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By Maya Angelou

She came home running

       back to the mothering blackness   

       deep in the smothering blackness

white tears icicle gold plains of her face   

       She came home running


She came down creeping

       here to the black arms waiting

       now to the warm heart waiting

rime of alien dreams befrosts her rich brown face   

       She came down creeping


She came home blameless

       black yet as Hagar’s daughter

       tall as was Sheba’s daughter

threats of northern winds die on the desert’s face   

       She came home blameless


Maya Angelou, “The Mothering Blackness” from Just Give Me a Cool Drink of Water Fore I Die. Copyright © 1971 by Maya Angelou. Used by permission of Random House, an imprint and division of Penguin Random House LLC. All rights reserved.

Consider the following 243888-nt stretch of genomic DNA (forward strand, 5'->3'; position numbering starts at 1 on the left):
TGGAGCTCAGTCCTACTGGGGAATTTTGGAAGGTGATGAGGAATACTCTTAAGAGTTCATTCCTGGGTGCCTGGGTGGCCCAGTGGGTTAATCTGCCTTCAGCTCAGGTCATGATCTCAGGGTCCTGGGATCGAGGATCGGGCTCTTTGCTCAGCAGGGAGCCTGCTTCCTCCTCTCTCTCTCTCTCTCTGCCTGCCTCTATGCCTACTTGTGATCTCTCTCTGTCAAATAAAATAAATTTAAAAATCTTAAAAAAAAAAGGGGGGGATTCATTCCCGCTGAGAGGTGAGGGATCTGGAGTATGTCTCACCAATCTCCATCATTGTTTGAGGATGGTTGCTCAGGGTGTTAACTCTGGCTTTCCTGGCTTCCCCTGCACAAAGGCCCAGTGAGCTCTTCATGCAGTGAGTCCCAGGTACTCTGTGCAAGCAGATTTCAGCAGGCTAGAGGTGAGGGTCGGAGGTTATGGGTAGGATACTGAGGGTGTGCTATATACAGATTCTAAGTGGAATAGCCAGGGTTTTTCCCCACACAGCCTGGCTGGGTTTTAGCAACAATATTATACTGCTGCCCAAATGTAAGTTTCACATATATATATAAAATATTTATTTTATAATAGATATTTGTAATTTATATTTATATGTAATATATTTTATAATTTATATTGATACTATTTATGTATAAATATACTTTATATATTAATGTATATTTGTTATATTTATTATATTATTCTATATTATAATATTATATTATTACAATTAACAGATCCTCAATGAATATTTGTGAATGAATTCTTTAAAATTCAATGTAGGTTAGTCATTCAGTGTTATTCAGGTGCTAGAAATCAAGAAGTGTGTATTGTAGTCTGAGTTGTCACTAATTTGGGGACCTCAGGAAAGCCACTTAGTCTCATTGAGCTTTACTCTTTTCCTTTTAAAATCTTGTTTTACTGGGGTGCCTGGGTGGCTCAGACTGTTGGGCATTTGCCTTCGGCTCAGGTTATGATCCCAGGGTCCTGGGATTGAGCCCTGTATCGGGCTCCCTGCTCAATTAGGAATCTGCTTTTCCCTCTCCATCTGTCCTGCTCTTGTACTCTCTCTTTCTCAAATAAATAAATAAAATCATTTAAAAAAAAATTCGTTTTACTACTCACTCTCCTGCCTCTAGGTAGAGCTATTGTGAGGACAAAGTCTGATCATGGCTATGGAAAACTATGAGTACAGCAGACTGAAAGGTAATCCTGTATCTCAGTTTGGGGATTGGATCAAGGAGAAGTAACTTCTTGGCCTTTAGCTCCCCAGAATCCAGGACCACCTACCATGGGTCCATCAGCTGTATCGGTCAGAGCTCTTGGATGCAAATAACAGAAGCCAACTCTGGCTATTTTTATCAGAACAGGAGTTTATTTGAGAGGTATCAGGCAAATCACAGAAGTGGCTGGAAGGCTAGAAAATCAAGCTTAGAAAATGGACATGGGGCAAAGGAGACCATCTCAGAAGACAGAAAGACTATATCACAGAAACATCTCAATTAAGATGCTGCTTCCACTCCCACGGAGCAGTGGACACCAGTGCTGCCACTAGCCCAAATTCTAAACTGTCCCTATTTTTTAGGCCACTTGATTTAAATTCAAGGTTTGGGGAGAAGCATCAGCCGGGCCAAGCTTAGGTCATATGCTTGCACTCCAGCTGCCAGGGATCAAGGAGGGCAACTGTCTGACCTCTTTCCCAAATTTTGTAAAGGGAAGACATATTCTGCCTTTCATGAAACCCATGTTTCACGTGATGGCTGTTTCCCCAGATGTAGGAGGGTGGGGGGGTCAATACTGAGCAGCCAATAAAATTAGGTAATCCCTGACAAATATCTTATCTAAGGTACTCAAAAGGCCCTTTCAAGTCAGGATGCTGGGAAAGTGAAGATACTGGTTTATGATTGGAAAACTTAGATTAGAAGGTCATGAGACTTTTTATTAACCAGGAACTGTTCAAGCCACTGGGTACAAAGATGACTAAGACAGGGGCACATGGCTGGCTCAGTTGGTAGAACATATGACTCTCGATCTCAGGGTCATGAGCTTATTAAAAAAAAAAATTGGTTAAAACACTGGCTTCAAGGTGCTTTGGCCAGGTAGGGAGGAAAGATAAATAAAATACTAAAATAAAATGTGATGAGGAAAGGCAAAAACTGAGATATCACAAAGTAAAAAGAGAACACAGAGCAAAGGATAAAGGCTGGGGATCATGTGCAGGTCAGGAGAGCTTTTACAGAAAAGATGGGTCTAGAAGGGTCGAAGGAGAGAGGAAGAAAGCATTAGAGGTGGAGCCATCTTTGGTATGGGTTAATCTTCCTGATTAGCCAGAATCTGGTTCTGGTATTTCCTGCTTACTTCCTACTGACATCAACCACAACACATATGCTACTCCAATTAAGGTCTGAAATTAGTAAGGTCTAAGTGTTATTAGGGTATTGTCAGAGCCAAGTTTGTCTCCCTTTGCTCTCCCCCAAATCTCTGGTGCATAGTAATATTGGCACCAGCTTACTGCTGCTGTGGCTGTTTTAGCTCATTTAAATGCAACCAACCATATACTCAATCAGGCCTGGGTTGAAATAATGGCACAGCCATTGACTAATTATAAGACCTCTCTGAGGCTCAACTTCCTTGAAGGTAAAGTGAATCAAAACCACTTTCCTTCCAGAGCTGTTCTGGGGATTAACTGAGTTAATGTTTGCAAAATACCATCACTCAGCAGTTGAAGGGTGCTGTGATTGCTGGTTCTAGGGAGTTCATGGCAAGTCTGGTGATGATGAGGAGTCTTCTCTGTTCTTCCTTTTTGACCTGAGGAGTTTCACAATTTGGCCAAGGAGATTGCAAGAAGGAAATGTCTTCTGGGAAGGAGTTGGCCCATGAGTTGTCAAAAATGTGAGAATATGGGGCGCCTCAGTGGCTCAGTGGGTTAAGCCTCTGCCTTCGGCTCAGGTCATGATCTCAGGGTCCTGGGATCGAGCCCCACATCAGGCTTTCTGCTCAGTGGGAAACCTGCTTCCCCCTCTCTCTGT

Source: The Complete Collected Poems of Maya Angelou (Random House Inc., 1994)

Poet Bio

Writer and activist Maya Angelou had a broad and successful career as a streetcar conductor, a dancer, editor, teacher, storyteller, and actress. Born Marguerite Johnson in 1928, she gained fame with I Know Why the Caged Bird Sings, her 1970 autobiography which speaks courageously of her encounters with racism. One of the best-known writers in America, Angelou read her poem “On the Pulse of the Morning” at the presidential inauguration of Bill Clinton in 1993. She was the first black woman to have a screenplay (Georgia, Georgia) produced in 1972, and she received an Emmy nomination for her performance in Roots in 1977. Angelou wrote the poetry for the 1993 film Poetic Justice, and went on to appear in that film and others, including There Are No Children Here and How to Make an American Quilt. She died in 2014 at the age of 86.

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